This is a short story which won third place in the March 2008 running of The Mystery Prompt competition on writing.com I have made some changes to it based on the comments I received from the WDC judge, and post it here for you to read now. Enjoy!
“But that is still a long way off yet.” The optician spoke as if that were the brightest news ever spoken by Man. You are going blind. Eventually you will not be able to see, but you are not blind yet. Louisa wasn’t sure whether that made it a death sentence or a life sentence; neither sounded particularly comforting to her.
Six months ago Louisa had not had a worry in the world. Pretty, intelligent and doing the job she loved; she felt at the top of her game. Then, one ordinary morning, she noticed an odd bloodspot in her eye: as if someone had dabbed a finger into the not quite dry paint of her portrait and smeared the iris into the white. Brown iris, white white, a rusty coloured smear of colour from tear duct to pupil, Louisa thought nothing of it: simply tiredness and perhaps the stresses of her new job. She promised herself she’d get it checked when next she had space in her multicoloured planner for an appointment with the GP: and promptly forgot all about it.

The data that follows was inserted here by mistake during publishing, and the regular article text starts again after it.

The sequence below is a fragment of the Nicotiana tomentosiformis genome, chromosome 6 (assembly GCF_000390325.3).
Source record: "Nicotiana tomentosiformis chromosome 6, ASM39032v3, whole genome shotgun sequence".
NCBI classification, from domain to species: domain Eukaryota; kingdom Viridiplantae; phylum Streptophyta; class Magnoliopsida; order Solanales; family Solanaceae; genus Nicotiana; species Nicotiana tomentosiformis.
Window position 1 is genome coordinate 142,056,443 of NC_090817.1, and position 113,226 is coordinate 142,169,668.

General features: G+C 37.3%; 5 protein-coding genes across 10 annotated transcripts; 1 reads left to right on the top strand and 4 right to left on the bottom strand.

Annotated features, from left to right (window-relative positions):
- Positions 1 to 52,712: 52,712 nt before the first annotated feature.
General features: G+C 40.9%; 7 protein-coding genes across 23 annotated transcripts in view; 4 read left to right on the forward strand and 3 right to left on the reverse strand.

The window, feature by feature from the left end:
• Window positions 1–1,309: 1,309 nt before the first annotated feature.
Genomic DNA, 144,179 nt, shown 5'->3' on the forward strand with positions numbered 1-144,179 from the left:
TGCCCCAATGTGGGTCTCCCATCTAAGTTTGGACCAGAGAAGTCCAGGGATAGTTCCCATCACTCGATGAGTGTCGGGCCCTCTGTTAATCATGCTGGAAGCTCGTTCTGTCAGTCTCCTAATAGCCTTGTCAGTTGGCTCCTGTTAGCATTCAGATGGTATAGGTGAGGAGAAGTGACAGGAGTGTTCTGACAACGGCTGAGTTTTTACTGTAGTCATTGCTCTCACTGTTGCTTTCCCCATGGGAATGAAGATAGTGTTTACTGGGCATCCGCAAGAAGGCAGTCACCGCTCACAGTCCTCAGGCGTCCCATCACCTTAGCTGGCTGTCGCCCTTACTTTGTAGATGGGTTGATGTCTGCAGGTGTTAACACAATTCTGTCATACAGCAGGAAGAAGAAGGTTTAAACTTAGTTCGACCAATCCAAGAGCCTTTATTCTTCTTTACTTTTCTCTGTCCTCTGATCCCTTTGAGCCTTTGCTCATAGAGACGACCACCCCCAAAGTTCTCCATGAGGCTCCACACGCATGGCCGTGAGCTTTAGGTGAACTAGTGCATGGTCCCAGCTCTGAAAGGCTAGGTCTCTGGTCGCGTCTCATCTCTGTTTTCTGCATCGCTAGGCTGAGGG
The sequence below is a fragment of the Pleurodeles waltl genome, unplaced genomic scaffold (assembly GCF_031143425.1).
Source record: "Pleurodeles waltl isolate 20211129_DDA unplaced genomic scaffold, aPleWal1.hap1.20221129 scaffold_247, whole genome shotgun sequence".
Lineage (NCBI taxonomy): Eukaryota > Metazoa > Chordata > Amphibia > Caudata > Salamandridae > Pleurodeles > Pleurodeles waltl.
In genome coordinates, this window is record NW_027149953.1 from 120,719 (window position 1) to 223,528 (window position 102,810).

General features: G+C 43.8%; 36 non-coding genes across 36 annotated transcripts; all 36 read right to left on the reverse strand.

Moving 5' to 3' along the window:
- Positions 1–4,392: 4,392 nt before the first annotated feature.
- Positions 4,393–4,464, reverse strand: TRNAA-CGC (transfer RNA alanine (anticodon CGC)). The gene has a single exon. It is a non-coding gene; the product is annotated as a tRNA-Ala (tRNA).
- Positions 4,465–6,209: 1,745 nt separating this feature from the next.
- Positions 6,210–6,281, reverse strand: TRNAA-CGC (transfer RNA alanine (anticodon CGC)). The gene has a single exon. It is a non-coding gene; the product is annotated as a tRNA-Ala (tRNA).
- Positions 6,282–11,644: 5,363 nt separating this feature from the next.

Over time the smear deepened in colour and both eyes became decidedly bloodshot. Louisa began to worry, but never enough to see the GP; continuing to put the cause down to stress-inducing busyness at work and to too little sleep and too much caffeine. But now she was seeing blurring, like looking through a rain-splattered windscreen. She made the appointment with the GP, she was referred on to her optometrist and finally to a specialist optician who had delivered the cheerful news: she was going blind, but only slowly. Like pace mattered.
Paul knew something was wrong. He’d known Louisa for over a year and at last he had managed to convince her to spend some time in his company. He had noticed that Louisa had loads of friends; whereas Paul, whilst not a loner, seemed to enjoy the pleasure of his own company above too much social kerfuffle. On that darkening afternoon in Moss Park he saw her and decided she needed a friend, and with a deep breath he offered himself into the role.Louisa did not understand at the time why she had chosen to confide in Paul. A voice and a face from home, he like her was Trowennan and they had been contemporaries at the University; but she hardly knew him. Indeed to say she knew “of him” was possibly even an exaggeration; but still she shared, and he came through for her. Paul asked all the right questions, left all the right pauses, and like the girl in the apocryphal story of the late returning daughter he “helped her to cry”. Paul could not change Louisa’s medical prognosis, but she knew that with him about she would have support.
“Miss, what do you want with them books? They’re for grannies!” Louisa looked around with a start. It was not often she was stopped by the sound of one of her pupils’ voices at home, since she lived two towns across from the school where she taught. Louisa caught herself and offered her warmest smile.
“Perhaps this is for my granny, Elizabeth; I’m not too old to still have a nana.”
“Oh, okay Miss. Have a lovely day with her.”
The girl walked off, pausing only later to remember that Miss Davidson’s family all lived in far distant Trowenna.